4 of 4 thought this review was well written
The mid 1990ís music scene was the same was a place of confusion. Rap and R&B music were ruling the charts, while rock seemed to be in a slight rut. Some bands began to bring back punk music, others tried to continue on the strength of grunge and alternative which had been dying for years. Other bands began molding sounds together. Bands like Rage Against The Machine seamlessly combined hard rock with rap to send a political message, This music eventually evolving into nu metal would take over charts for years to come. But another band was forming around these turbulent times.
My Morning Jacket is a bunch of young men from a Kentucky suburb of Louisville. While Rage was using rap and rock these guys were experimenting with the idea of combining Alternative music and the country fueled rock of Neil Young. Never overcoming the title of ďNext Big Thing" the guys released many albums up until 2005 when they released Z
The album was though of by many to be the bands masterwork, by now their music had evolved into a wonderful mix of Lynyrd Skynyrdís southern rock and Radioheadís slightly claustrophobic brit rock.
The albums 10 songs have many different feels to them, for instance there is the bandís loose jam rock feel (Wordless Chorus) and U2 styled alternative (Gideon) on with the latter style MMJ create wondrous atmospheres, full of juicy bass, chorused guitars airy synthesizers. Most of the albumís drums are great. They are as heavy as they are muffled and calming, this is thanks to some close to genius production thanks to legendary rock producer John Leckie (Pink Floyd, George Harrison, Radiohead, Stone Roses). Once the album is through you will realize the money it took to snag such an awesome producer is money well spent. All the levels of sound are perfectly wound together, forming an epic wall of sound on the simplest of pop tunes. With that point out of the way, I will continue the review.
The most fascinating aspect of MMJís music is the falsetto tinged voice of lead singer Jim James. He invokes Neil Young, Freddy Mercury and Wilcoís Jeff Tweedy. Most often the center of every song Jimís voice powers through Pop hooks and southern power. His voice tends to be a little over reverbed, giving it somewhat of a mystical feel while remaining one of the most fun voices in indie history. While lead singers nowadays are trying to reinvoke the darkness of Ian Curtis or Robert Smith, Jim has one of the most refreshing voices in alt. today.
The most standout part of MMJís music is their use of the organ. The albumís organ playing can have southern flavor, alternative prowess or carnival melody. Track 6, Into the Woods serves up the latter, polka themed carnival music for the indie loverís soul. Jimís warble sings about giving up on ones self over sounds as diverse as the screech of a guitar or a gigantic church choir.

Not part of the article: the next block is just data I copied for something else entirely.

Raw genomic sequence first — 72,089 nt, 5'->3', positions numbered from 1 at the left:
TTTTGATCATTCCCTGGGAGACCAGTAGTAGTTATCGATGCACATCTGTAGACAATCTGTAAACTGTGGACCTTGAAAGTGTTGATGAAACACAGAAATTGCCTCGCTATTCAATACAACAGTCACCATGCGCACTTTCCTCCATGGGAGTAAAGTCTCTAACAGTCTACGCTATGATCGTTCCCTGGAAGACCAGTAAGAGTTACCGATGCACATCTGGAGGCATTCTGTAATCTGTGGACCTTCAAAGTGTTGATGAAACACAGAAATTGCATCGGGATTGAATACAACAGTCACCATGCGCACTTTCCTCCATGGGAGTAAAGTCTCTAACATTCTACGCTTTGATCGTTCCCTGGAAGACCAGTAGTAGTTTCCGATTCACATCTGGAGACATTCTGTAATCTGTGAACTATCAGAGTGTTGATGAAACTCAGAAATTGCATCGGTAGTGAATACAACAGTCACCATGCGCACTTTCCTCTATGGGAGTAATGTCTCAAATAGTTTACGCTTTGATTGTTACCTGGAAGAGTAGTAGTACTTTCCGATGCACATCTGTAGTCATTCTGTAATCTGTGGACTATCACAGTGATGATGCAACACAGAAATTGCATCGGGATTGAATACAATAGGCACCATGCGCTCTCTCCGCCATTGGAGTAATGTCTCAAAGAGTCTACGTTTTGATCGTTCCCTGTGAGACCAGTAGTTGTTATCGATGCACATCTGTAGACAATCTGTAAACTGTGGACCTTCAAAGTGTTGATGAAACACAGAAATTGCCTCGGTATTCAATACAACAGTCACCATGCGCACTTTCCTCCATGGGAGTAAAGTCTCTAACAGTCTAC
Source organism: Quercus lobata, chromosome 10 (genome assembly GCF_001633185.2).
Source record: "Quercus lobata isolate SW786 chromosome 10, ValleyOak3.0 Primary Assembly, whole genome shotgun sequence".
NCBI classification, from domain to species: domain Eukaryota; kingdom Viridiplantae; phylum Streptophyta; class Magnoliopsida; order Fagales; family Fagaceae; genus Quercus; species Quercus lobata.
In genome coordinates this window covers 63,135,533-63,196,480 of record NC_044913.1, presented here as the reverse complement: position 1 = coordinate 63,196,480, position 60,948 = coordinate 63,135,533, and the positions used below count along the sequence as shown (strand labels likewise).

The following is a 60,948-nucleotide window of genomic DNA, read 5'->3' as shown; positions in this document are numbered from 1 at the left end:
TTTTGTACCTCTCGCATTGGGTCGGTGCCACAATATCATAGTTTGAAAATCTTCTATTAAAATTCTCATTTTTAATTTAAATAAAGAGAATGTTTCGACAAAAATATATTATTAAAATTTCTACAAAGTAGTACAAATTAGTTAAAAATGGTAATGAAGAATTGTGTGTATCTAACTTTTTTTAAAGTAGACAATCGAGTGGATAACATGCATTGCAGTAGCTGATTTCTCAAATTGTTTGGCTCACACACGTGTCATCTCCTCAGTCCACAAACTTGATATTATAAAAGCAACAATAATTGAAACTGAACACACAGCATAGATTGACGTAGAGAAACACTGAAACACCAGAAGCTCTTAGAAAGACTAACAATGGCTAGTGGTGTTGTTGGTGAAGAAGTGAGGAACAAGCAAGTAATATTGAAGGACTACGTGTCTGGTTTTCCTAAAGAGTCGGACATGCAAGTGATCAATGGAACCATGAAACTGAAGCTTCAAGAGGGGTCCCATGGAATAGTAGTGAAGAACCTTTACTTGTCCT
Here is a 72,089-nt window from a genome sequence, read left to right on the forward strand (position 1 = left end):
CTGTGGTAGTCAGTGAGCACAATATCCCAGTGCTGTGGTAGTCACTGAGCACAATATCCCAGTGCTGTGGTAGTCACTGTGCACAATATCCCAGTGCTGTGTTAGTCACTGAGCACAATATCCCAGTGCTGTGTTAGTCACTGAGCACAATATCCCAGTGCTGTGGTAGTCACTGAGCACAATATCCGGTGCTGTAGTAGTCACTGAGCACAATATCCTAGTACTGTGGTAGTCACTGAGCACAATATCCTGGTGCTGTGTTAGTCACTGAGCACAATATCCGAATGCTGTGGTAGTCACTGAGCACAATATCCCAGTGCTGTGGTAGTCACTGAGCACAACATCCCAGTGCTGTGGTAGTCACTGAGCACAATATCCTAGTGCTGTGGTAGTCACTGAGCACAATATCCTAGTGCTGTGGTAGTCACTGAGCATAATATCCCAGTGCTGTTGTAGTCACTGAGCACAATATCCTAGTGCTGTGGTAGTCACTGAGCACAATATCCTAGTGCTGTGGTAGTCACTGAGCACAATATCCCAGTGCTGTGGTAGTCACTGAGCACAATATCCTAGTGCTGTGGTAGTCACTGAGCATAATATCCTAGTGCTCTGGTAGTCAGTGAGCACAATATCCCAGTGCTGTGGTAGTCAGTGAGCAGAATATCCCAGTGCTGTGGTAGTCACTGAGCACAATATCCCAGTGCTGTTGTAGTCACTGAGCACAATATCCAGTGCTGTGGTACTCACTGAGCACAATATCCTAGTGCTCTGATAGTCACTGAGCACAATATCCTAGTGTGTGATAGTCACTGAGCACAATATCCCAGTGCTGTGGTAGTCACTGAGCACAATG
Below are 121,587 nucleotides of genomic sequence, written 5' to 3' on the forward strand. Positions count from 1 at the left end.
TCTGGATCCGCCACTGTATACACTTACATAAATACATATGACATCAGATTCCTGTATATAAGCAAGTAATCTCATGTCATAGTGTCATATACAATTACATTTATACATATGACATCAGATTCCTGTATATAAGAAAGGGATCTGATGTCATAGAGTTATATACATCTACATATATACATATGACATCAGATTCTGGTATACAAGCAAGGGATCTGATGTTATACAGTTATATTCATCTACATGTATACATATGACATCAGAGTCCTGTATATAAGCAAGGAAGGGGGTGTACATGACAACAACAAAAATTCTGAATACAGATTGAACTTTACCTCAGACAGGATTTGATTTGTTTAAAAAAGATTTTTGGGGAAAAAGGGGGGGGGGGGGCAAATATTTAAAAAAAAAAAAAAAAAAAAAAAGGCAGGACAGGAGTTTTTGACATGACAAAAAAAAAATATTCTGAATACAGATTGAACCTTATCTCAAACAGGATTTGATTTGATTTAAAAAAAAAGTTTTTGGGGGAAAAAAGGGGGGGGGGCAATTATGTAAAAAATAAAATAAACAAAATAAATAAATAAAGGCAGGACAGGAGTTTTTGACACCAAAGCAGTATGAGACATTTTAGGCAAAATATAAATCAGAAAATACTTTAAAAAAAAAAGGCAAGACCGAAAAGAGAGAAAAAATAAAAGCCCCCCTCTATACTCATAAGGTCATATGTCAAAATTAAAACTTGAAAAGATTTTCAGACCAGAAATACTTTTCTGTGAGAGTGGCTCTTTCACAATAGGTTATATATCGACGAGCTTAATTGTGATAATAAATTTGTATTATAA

My Morning Jacket conjures up images of young kids singing and dancing in a time far gone. Though they have been compared endlessly to Radiohead, when I hear Radiohead the imagery is far from a scene like this. And Radiohead would never play a song like Off the Record. As the first single I suppose the song does its job, but not much more. It has a laid back drum beat under a trebly array of barre chords. The song originally turned me off from the band, but now when I listen to it Iím astounded by how catchy it is. A decent song overall, which is not always the case for an albumís first single.
Probably the best track on the CD comes more than halfway through the album. Like many other bands before them track number 7, Anytime shows MMJ at not only their heaviest, but also one of their catchiest. In an era where guitar tone is often thrown aside as long as it sounds good with the vocals, A song that where the guitar is as, if not more beautiful as the vocals can astound and amaze, but then again My Morning jacket hardly do again that fits with this era (and their all the better for it) Once again the organs stand out beautifully.
The albumís first ballad comes in Knot Comes Loose. The song is centered on a simple acoustic guitar part and once again Jimís voice. The track, while including a little Caribbean steel drumming, piano and the slightly ambient whine of a distorted guitar is fairly good. Once again the vocals are a tad over-reverbed, which in no way is a bad thing. The album ends on an extremely track Radiohead minimalist track, Dondante. A little bass, a little drums and Thom Yorke style singing donít always make for the best album ender is what I was thinking when I first heard the song, but the time the guitars fully come in the song is transformed into a powerful love-lorn rocker. Maybe not the perfect ending, but pretty darn close.
This record, while more comparable to the Flaming Lips or Grandaddy might very well cement My Morning Jacket as one todayís coolest alt-country bands (along with Wilco and the Drive-by Truckers) and certainly deserves a 4.5.
Wordless Chorus (4/5)
Off the Record (4/5)